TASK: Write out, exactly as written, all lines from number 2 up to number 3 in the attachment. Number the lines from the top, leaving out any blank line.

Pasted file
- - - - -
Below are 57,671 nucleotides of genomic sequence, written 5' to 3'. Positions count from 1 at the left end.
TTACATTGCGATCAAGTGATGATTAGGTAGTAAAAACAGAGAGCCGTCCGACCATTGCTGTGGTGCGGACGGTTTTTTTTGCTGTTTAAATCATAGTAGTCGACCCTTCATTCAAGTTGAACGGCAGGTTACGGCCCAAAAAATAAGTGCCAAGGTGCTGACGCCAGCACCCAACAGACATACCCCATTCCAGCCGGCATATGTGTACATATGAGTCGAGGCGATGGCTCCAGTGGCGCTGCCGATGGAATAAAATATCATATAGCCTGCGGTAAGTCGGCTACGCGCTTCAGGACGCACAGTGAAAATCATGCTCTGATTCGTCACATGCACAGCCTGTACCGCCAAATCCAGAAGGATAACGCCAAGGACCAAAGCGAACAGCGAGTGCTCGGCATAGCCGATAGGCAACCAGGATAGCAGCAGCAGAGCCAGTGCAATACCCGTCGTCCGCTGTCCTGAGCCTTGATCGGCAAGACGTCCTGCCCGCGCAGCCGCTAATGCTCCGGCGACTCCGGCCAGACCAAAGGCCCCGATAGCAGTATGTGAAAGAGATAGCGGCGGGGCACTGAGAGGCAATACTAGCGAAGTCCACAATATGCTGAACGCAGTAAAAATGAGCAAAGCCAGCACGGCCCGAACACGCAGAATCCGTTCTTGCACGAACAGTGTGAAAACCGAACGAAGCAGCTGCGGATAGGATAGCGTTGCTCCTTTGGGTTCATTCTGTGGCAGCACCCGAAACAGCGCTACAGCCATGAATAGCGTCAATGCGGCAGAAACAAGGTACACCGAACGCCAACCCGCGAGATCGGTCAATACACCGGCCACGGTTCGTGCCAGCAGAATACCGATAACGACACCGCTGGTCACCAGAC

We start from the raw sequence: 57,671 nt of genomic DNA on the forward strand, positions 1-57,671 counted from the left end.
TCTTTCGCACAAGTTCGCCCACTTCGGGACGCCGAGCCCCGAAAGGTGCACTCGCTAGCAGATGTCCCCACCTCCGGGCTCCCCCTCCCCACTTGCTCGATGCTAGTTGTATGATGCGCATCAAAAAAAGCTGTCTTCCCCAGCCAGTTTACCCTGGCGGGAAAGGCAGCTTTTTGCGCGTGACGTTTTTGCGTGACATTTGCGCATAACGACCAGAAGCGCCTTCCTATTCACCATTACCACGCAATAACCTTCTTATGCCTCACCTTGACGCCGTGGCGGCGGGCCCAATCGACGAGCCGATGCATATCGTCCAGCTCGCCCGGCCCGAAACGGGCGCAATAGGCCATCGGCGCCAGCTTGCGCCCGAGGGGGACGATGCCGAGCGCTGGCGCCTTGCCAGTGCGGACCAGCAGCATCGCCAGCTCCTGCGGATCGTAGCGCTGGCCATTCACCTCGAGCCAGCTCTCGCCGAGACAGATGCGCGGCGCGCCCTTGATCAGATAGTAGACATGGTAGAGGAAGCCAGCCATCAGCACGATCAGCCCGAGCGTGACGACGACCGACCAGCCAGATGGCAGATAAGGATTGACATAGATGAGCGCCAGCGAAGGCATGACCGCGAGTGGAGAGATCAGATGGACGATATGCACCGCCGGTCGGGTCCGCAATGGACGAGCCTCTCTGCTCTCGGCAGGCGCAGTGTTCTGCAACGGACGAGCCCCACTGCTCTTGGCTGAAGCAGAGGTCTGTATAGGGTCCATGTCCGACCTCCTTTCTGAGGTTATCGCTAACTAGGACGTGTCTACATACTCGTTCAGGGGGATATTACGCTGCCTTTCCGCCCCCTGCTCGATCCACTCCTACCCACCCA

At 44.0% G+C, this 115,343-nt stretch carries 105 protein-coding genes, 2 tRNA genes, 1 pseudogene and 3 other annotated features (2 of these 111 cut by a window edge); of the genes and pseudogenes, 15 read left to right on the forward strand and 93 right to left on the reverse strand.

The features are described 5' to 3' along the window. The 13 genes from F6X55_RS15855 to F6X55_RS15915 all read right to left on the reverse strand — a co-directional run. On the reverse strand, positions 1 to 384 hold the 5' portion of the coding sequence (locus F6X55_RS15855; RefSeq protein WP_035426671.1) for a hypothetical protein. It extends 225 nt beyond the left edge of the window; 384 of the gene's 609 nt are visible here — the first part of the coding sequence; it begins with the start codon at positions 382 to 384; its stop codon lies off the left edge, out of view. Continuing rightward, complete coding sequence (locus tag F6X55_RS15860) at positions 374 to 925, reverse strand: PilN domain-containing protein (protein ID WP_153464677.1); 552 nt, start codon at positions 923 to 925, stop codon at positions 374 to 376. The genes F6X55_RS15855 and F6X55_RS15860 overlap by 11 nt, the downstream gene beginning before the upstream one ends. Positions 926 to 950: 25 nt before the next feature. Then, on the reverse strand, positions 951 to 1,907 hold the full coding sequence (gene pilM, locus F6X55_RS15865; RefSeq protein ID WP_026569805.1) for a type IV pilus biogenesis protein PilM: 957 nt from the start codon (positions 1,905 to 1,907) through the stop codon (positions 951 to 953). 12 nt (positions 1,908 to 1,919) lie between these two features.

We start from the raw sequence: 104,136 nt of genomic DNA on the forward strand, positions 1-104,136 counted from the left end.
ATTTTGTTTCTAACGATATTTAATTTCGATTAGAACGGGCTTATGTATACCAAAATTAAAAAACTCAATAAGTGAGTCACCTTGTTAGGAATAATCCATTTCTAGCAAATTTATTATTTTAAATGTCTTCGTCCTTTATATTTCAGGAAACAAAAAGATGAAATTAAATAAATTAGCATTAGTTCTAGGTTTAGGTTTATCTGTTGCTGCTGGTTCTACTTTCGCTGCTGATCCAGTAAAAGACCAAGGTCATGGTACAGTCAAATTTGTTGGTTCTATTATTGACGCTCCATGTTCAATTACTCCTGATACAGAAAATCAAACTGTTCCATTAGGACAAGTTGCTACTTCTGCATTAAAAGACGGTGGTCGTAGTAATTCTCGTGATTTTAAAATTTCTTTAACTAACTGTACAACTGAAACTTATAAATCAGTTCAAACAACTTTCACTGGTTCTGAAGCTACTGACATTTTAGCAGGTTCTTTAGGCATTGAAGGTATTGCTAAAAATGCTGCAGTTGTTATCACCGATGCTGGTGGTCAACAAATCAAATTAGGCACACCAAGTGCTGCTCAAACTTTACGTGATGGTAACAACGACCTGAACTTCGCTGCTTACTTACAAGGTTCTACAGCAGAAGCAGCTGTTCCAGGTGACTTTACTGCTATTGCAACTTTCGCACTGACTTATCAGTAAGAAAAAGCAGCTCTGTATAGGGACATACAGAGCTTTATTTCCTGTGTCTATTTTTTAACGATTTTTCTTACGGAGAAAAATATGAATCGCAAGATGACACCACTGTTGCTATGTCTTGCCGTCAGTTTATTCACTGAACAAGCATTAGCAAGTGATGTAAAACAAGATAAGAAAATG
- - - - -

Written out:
TTACATTGCGATCAAGTGATGATTAGGTAGTAAAAACAGAGAGCCGTCCGACCATTGCTGTGGTGCGGACGGTTTTTTTTGCTGTTTAAATCATAGTAGTCGACCCTTCATTCAAGTTGAACGGCAGGTTACGGCCCAAAAAATAAGTGCCAAGGTGCTGACGCCAGCACCCAACAGACATACCCCATTCCAGCCGGCATATGTGTACATATGAGTCGAGGCGATGGCTCCAGTGGCGCTGCCGATGGAATAAAATATCATATAGCCTGCGGTAAGTCGGCTACGCGCTTCAGGACGCACAGTGAAAATCATGCTCTGATTCGTCACATGCACAGCCTGTACCGCCAAATCCAGAAGGATAACGCCAAGGACCAAAGCGAACAGCGAGTGCTCGGCATAGCCGATAGGCAACCAGGATAGCAGCAGCAGAGCCAGTGCAATACCCGTCGTCCGCTGTCCTGAGCCTTGATCGGCAAGACGTCCTGCCCGCGCAGCCGCTAATGCTCCGGCGACTCCGGCCAGACCAAAGGCCCCGATAGCAGTATGTGAAAGAGATAGCGGCGGGGCACTGAGAGGCAATACTAGCGAAGTCCACAATATGCTGAACGCAGTAAAAATGAGCAAAGCCAGCACGGCCCGAACACGCAGAATCCGTTCTTGCACGAACAGTGTGAAAACCGAACGAAGCAGCTGCGGATAGGATAGCGTTGCTCCTTTGGGTTCATTCTGTGGCAGCACCCGAAACAGCGCTACAGCCATGAATAGCGTCAATGCGGCAGAAACAAGGTACACCGAACGCCAACCCGCGAGATCGGTCAATACACCGGCCACGGTTCGTGCCAGCAGAATACCGATAACGACACCGCTGGTCACCAGAC

We start from the raw sequence: 57,671 nt of genomic DNA on the forward strand, positions 1-57,671 counted from the left end.